Elevator Pitch: I help a business maintain its fluidity.

First of all, apologies for the two selfies, I needed a picture of (or in) an elevator, I found two. Second, this is one of the longest posts ever on this blog, so the title is cleverly misleading. The actual pitch is all the way at the bottom, so you can scroll down, if you so desire.elevator-2In this day and age, where on-line relationships are more rampant then ever.., we sometimes tend to forget that the real world relationships are much more.., precious. It’s fine to meet somebody on-line, have a conversation or a discussion, even build something valuable. But, at the very least, have a good long Skype talk, with video, to get to know somebody beyond the 140 characters.

At the last #e20s, I met John Wenger, and, if you know him.., well, he’s one of those guys you have to meet for real. But.., the on-line conversation I had afterwards, was as interesting as the one off-line.

He asked me… What is your elevator pitch? Damn, and here I thought we’d just chat for a bit, forgo on the tough questions. But.., no…

However, I do have a pitch, or several, after asking myself ‘Why‘, I came up with;

Social Media Integration. Don’t Panic.., you too can get it under control.

For now, that’s still on my Twitter profile. On my website it’s a bit deeper, but not much;

Transform your Business into a Social Business. Unleash your Human Capital.

I stand by both of them, but do they convey what needs to be conveyed? In a literal sense, yes, they do. Question is, do you want to be literal, or does a good metaphor work better?

According to John, it does. And I have to agree. I used both pitches a few times and received a lot of blank expressions. Sure, after explaining the statement, I sometimes have a change to explain the underlying ideas about Social Business. And, of course, at a Social Business conference you get a lot of head nodding and affirmation with these statements.., but they understand the game.


So what do I stand for? What do I deliver? How can I help a company? And.., why? In order to answer those questions, I think it’s best to go back a decade or so, and look at the flow of my IT career. Let me tell you why.

Back in 1998 IT was booming and companies grew so fast that they were reorganised twice a year. In my opinion, many (little) companies were build with one purpose, to be sold as quickly as possible. Consequently, I kept the same job for 12 years, but was employed by 5 different companies.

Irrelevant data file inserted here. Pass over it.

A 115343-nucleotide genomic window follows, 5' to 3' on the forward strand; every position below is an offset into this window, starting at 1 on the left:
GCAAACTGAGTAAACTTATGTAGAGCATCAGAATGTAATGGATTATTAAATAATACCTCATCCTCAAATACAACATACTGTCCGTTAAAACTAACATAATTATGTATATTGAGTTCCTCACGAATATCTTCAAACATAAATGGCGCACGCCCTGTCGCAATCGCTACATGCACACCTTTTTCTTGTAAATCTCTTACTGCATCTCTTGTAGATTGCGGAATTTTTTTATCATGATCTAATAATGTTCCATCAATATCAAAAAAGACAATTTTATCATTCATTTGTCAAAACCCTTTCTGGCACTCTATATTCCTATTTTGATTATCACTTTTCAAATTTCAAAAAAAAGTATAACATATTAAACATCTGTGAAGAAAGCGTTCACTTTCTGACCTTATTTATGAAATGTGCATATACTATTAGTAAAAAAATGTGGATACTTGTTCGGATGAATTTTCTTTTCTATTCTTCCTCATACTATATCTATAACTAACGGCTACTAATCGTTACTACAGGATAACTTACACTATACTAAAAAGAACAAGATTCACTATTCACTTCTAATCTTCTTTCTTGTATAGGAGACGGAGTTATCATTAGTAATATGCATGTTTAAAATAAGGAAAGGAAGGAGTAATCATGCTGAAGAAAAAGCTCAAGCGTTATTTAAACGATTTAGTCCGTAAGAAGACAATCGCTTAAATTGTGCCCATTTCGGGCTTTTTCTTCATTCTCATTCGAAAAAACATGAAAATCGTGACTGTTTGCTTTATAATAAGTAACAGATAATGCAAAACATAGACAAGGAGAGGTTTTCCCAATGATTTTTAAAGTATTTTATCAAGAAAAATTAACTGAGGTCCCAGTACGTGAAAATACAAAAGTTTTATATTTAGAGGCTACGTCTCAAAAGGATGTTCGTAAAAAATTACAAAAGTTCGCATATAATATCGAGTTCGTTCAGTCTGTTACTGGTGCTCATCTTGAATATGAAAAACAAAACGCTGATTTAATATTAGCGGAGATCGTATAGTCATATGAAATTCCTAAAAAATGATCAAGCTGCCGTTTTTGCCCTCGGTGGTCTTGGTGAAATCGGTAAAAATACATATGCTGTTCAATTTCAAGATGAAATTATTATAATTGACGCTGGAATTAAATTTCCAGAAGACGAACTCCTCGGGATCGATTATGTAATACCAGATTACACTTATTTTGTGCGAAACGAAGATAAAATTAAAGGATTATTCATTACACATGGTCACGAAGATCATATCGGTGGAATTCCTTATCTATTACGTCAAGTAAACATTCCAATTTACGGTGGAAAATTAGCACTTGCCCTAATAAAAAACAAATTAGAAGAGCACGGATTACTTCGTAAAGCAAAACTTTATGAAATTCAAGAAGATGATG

You get to learn to be flexible, to adapt. New branding, new e-mail, new pay-checks, new managers, new colleagues, new CV’s.., etcetera.

Tech vs. Humans

I started out in tech, networks. Learning about LDAP, IP packets, network configurations and so on and so forth. Tedious. Learning a lot and ending up on a helpdesk (or customer service desks, as they are now called). I took too much time helping people, never really quite made the quota. But, my customers were happy. I tried to help people, instead of closing a ticket as fast as possible.., thought it more important.

This started to be a trend for me. Solving communication problems between IT and Business. Speaking out at meetings, because none of the IT guys would. And finding myself more and more interested in the front end, rather than the back end.

I shifted my focus towards the Internet, and was placed on webserver maintenance. Errr… Nope, that’s not what I wanted.

Content Management

My first real experience with what we at the moment call Social Business, came with content management assignments. This was far more interesting, because I got to deal with people, instead of machines. It was still a one way connection, as far as the Internet went, but I was on to something.

With the advancement of technology, the platforms became slightly more interactive. Privately I already had a blog, build websites and tried to engage.